I am Meg Moseley. Meg, a writer. Seeking the real God in the real world.

Monday, January 08, 2007

Dee Stewart's challenge

On The Master's Artist today, Dee Stewart posted her thoughts about a recent tragedy in Bethlehem, Georgia. She made my heart ache for those kids, all over again, and she challenged me to re-examine my reasons for writing. Sometimes, those reasons get a little warped. They need adjustments to keep them on track.

Life is serious business. We live surrounded by people who are dying for lack of light. I don't want to waste my time--which really belongs to God, not to me--by falling short of whatever God gives me to do to help bring Jesus Christ to people. Even if it's something I'm not especially comfortable in doing.

If you haven't read Dee's post yet, please do. Whether you're a writer or not, I think you'll glean something from it.

Wednesday, January 03, 2007

Chekhov and Snoopy and friends

I'm reading three books about writing, thanks to friends and family who really know what I like for Christmas.

First, I read Reading Like a Writer by Francine Prose. Now I'll have to read it again. It's full of rule-breaking advice based on the idea that close reading of the masters will do more good than sitting through writing workshops and critique groups that tend to encourage generic writing. Because she uses examples from wonderful books, now my TBR list is even more overwhelming than it was before.

I started reading James Scott Bell's Plot & Structure at the same time. Haven't finished that one yet. It seems like he's more formula-driven, so his advice sometimes contradicts what Francine Prose says, but he has some great ideas for kick-starting the creative process. It's a practical book that will come in handy when I need to drag myself out of some writing hole that I've dug myself into.

The third one is Snoopy's Guide to the Writing Life, a collection of Charles Schulz's classic Snoopy-as-novelist cartoons mixed with advice and inspiration from good writers. It may sound like fluff, but it's not. Some of the snippets of advice are like a good kick in the pants, which I need on a regular basis.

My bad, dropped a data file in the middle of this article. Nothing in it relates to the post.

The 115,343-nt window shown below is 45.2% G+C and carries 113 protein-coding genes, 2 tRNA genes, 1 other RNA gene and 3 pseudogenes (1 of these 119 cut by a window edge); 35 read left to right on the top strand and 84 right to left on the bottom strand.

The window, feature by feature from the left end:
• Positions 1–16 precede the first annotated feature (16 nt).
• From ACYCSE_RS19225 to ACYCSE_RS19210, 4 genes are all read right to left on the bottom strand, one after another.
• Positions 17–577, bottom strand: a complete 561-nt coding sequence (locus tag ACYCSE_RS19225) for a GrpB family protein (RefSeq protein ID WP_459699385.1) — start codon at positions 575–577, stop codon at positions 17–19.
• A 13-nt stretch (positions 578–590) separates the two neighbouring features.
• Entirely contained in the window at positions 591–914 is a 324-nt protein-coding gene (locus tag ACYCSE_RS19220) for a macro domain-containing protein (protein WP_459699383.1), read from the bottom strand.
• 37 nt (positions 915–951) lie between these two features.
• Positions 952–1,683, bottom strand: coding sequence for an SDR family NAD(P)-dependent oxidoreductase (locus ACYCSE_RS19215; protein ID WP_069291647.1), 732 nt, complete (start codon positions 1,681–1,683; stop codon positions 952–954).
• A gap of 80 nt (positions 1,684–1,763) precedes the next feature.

But back to Francine Prose's book. (Isn't that a great name for a writer?) She uses examples from a number of Chekhov's stories and also quotes from his letters. I loved these words of wisdom from him:

Artistic literature is called so because it depicts life as it really is. Its aim is truth--unconditional and honest. A writer is not a confectioner, not a dealer in cosmetics, not an entertainer; he is a man bound under compulsion, by the realization of his duty and by his conscience. To a chemist, nothing on earth is unclean. A writer must be as objective as a chemist.

I love that.

By the way, in just one day, I made a lot of progress in finding the boundaries of my novel-puzzle that I mentioned yesterday. I think they weren't too far off in the first place. Now, the challenge is to go on with it, "unconditional and honest . . . as objective as a chemist."

Tuesday, January 02, 2007

Putting the book-monster together

Here I go again, tackling a monster puzzle. I'll be tearing my hair out by the end of the week. I'm not talking about a jigsaw puzzle, although we just finished one, inspired by my friend Dee who blogged here about doing a puzzle every Christmas. (Ours is a barn scene in Maine. Nothing spectacular.) My husband and I put the edges together in short order and started on the harder parts. After a few days, it was work instead of entertainment, but by then it was only a matter of time and perseverance. If there's only one spot for each particular piece, you'll find that spot even if you have to try every remaining piece in every remaining hole, although by then you're gritting your teeth and asking, "Why do we do this to ourselves?"

My hair-tearing puzzle is a novel that I need to revise. I don't have precut pieces that come back together to "make" a perfect picture that had already existed, complete and unblemished, before it was cut into a puzzle and thrown into a box. I have a manuscript that I cobbled together myself, making an imperfect picture that I can see more clearly after having set it aside for three months. At this point, I can't even put the edges of the picture together because I'm not sure what my boundaries should be. Do I make it a "big book" that covers at least part of my characters' early lives? Or do I bring in the boundaries to a more manageable size and focus on a smaller picture, a shorter timeframe?

Decisions, decisions. Revisions, revisions. Why do I do this to myself?

Our finished jigsaw puzzle is still sitting in the sun room in all its useless splendor. The cats are using it for a napping mat. As soon as we want that table for some other use, we'll throw the puzzle back into its box and may never look at it again. Meanwhile, my manuscript sits besides me, waiting for me to make it into the best book I've written yet. (I think that about every one of them. Grandiose dreams keep a writer going.) This monster puzzle will give me a gargantuan headache, curable only by weeks of work.

Why do I do this to myself? Because I can't wait to see the finished picture. I can't wait to read the story my characters want to tell me.